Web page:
The United States had even given New Delhi a waiver so it could continue as an investor and operator in the development of Iran's deep-sea port at Chabahar on the Gulf of Oman, but the Indians still dragged their feet on that project. Chabahar has long been touted as India's strategic conduit to markets in Afghanistan and in Central Asia and as a regional counter to the Chinese-sponsored port of Gwadar in Pakistan. But India had second thoughts, and Tehran's anger was palpable. In retaliation, Khamenei himself has begun to issue criticism of Indian policies in Kashmir, a conflict he had in the past largely ignored.
Among Iran's other top trading partners in the East, Japan and China stand out for different reasons. In the case of Japan, Tokyo swiftly ended trade with Iran in compliance with US sanctions. Still, the government, as former National Security Advisor John Bolton's new book underscores, was at the same time happy to play a possible mediator role between Tehran and Washington. Since Japan is a top US ally, Tehran never held out much hope for maintaining trade with Tokyo, but it seemed to genuinely appreciate Japanese efforts aimed at a diplomatic resolution. This was evident in Rouhani's decision to pay a state visit to Tokyo in December 2019, the first by an Iranian president since 2000. Even as Japanese mediation failed to result in a breakthrough, Tokyo's handling of the US-Iranian standoff stood out as rather skillful diplomatic navigation.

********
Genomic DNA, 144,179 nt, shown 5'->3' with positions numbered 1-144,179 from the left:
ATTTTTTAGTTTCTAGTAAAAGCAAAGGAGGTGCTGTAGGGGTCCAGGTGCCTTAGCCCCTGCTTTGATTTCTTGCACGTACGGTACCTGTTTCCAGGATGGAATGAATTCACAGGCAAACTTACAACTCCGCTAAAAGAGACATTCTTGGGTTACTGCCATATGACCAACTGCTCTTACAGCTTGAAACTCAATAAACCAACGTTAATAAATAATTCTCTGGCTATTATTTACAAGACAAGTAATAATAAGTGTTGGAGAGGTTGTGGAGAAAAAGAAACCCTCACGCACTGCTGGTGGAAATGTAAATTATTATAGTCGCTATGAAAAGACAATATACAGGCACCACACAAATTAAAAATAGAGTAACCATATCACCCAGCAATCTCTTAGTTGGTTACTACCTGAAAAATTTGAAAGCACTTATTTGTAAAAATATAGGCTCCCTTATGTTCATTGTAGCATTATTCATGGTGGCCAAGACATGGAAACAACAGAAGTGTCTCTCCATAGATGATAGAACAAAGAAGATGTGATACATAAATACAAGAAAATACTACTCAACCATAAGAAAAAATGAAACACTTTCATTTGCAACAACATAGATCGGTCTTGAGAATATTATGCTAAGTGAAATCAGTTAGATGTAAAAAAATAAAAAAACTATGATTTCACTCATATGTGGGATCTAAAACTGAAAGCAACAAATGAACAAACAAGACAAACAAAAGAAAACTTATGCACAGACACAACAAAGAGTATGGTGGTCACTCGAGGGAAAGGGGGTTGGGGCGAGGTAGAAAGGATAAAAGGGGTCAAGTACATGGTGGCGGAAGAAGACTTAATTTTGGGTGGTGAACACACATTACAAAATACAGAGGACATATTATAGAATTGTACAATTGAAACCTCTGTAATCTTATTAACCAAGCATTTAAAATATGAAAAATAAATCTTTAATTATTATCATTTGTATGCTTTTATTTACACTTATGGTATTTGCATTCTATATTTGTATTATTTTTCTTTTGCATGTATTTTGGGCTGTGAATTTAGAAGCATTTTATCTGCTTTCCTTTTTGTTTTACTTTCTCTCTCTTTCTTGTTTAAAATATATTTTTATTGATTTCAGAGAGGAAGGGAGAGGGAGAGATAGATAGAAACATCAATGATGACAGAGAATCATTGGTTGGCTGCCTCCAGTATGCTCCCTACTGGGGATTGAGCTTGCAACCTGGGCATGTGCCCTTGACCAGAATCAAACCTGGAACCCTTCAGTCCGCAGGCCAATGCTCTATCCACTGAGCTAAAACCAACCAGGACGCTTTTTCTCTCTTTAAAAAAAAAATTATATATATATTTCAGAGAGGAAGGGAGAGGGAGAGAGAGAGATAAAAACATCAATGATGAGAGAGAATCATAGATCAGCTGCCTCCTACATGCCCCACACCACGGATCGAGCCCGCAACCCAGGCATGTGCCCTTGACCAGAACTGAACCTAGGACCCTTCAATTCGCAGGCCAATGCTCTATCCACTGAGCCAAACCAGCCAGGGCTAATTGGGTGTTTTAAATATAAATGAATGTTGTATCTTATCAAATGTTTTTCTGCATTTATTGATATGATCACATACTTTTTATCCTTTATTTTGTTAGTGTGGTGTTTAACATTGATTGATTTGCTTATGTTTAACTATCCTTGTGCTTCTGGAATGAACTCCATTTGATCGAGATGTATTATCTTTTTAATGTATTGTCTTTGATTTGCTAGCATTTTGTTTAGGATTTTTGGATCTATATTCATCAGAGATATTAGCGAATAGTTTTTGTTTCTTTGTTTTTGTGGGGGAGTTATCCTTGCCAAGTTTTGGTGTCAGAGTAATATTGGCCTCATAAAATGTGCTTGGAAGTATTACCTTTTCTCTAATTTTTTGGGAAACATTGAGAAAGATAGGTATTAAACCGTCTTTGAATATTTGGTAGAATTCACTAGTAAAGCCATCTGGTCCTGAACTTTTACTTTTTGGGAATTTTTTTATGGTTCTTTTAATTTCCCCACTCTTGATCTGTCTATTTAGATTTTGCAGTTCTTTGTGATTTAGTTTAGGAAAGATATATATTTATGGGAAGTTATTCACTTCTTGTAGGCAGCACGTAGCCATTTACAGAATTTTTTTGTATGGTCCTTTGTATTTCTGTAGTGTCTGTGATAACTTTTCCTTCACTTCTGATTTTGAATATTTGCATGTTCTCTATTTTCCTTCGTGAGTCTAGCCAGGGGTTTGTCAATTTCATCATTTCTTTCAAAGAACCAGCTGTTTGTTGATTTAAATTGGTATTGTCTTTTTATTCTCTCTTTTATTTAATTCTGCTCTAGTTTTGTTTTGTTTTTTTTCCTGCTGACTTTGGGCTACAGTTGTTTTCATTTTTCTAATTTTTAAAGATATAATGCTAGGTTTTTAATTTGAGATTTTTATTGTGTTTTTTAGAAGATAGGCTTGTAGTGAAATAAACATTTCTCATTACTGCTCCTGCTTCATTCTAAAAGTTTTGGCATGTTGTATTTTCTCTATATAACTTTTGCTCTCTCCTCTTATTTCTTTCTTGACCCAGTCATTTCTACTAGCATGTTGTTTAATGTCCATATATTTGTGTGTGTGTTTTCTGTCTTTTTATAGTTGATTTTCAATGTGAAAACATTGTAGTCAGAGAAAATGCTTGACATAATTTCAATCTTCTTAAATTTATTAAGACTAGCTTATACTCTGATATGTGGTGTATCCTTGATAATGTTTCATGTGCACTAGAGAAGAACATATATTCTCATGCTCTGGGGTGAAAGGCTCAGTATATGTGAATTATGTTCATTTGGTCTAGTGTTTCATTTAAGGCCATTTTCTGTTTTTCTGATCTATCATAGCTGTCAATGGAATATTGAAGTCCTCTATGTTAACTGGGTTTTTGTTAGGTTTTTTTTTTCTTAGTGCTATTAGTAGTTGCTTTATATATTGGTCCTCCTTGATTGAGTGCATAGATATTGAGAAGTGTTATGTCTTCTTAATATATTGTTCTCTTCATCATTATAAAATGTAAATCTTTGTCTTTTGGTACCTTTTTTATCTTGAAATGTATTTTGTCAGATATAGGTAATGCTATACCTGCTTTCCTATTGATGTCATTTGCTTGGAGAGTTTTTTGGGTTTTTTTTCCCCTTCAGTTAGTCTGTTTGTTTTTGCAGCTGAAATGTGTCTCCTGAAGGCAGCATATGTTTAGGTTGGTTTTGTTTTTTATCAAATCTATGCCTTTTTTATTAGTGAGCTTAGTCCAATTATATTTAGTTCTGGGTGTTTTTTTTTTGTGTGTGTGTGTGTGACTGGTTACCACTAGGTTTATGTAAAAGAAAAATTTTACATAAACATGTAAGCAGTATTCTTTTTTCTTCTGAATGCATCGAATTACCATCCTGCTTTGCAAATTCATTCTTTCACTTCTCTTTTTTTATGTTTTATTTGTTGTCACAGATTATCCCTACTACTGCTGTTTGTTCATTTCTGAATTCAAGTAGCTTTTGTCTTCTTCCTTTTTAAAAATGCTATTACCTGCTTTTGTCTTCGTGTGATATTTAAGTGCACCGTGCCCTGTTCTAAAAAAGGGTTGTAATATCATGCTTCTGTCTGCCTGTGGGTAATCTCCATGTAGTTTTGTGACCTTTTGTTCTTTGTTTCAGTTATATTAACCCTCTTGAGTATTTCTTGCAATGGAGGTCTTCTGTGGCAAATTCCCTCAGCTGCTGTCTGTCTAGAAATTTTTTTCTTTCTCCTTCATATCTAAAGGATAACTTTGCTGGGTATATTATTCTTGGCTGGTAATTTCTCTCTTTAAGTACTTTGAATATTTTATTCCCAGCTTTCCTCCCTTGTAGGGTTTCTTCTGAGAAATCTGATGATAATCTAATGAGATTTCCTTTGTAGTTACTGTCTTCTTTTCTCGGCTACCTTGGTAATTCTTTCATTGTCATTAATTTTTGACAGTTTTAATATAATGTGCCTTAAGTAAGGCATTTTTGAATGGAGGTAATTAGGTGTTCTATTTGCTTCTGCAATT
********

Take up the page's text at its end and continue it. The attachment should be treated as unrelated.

Meanwhile, in Tehran's eyes, China has ranged from being a potential silver bullet to the mother of all disappointments. In May 2019, Foreign Minister Mohammad Javad Zarif visited China on a two-pronged mission. Zarif asked Beijing to help save the Iran nuclear deal of 2015, which the Trump administration left in May 2018. He also pushed the Chinese to continue to buy Iran's oil and ignore US sanctions. At first it looked like Zarif's message had been well received. As he was in Beijing, it was reported that a tanker with Iranian oil had delivered its cargo to a Chinese port. This was the first time Iranian oil arrived in China since the Trump administration put a total ban on all Iranian oil exports starting in late 2018.
Just a few weeks before, at the January 2019 Munich Security Conference, Zarif had admonished the Europeans for abandoning trade with Iran under US pressure. The Europeans had that month launched Instex, a mechanism to facilitate trade with Iran, but it was already clear that European investors and firms were rushing out of Iran. Only China could be Iran's economic savior—or so the thinking went in Tehran. In fact, for the year 2019, Iran-China trade dropped by one-third to a total of around $23 billion. Both Iran and China are exporting less to each other.
Disclaimer: This article first appeared on foreignpolicy.com, and is published by special syndication arrangement.